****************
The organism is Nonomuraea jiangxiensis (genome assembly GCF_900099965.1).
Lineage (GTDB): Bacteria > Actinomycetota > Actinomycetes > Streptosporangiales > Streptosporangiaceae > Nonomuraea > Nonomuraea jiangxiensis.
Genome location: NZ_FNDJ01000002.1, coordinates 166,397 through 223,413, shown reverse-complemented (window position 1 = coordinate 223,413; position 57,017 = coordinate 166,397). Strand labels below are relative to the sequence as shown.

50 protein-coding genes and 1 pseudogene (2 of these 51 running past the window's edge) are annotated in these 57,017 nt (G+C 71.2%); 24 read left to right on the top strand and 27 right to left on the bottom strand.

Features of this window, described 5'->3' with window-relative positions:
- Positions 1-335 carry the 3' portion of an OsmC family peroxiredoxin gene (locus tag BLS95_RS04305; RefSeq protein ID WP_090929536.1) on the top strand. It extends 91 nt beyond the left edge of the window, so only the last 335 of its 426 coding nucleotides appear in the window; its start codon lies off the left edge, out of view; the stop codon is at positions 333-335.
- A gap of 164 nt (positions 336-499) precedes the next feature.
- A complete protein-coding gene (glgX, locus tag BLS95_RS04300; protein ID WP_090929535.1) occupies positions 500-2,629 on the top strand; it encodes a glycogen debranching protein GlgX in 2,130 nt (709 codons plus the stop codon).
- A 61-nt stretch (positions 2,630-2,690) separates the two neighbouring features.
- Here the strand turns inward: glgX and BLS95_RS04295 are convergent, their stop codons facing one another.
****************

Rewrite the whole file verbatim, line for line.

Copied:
The organism is Nonomuraea jiangxiensis (genome assembly GCF_900099965.1).
Lineage (GTDB): Bacteria > Actinomycetota > Actinomycetes > Streptosporangiales > Streptosporangiaceae > Nonomuraea > Nonomuraea jiangxiensis.
Genome location: NZ_FNDJ01000002.1, coordinates 166,397 through 223,413, shown reverse-complemented (window position 1 = coordinate 223,413; position 57,017 = coordinate 166,397). Strand labels below are relative to the sequence as shown.

50 protein-coding genes and 1 pseudogene (2 of these 51 running past the window's edge) are annotated in these 57,017 nt (G+C 71.2%); 24 read left to right on the top strand and 27 right to left on the bottom strand.

Features of this window, described 5'->3' with window-relative positions:
- Positions 1-335 carry the 3' portion of an OsmC family peroxiredoxin gene (locus tag BLS95_RS04305; RefSeq protein ID WP_090929536.1) on the top strand. It extends 91 nt beyond the left edge of the window, so only the last 335 of its 426 coding nucleotides appear in the window; its start codon lies off the left edge, out of view; the stop codon is at positions 333-335.
- A gap of 164 nt (positions 336-499) precedes the next feature.
- A complete protein-coding gene (glgX, locus tag BLS95_RS04300; protein ID WP_090929535.1) occupies positions 500-2,629 on the top strand; it encodes a glycogen debranching protein GlgX in 2,130 nt (709 codons plus the stop codon).
- A 61-nt stretch (positions 2,630-2,690) separates the two neighbouring features.
- Here the strand turns inward: glgX and BLS95_RS04295 are convergent, their stop codons facing one another.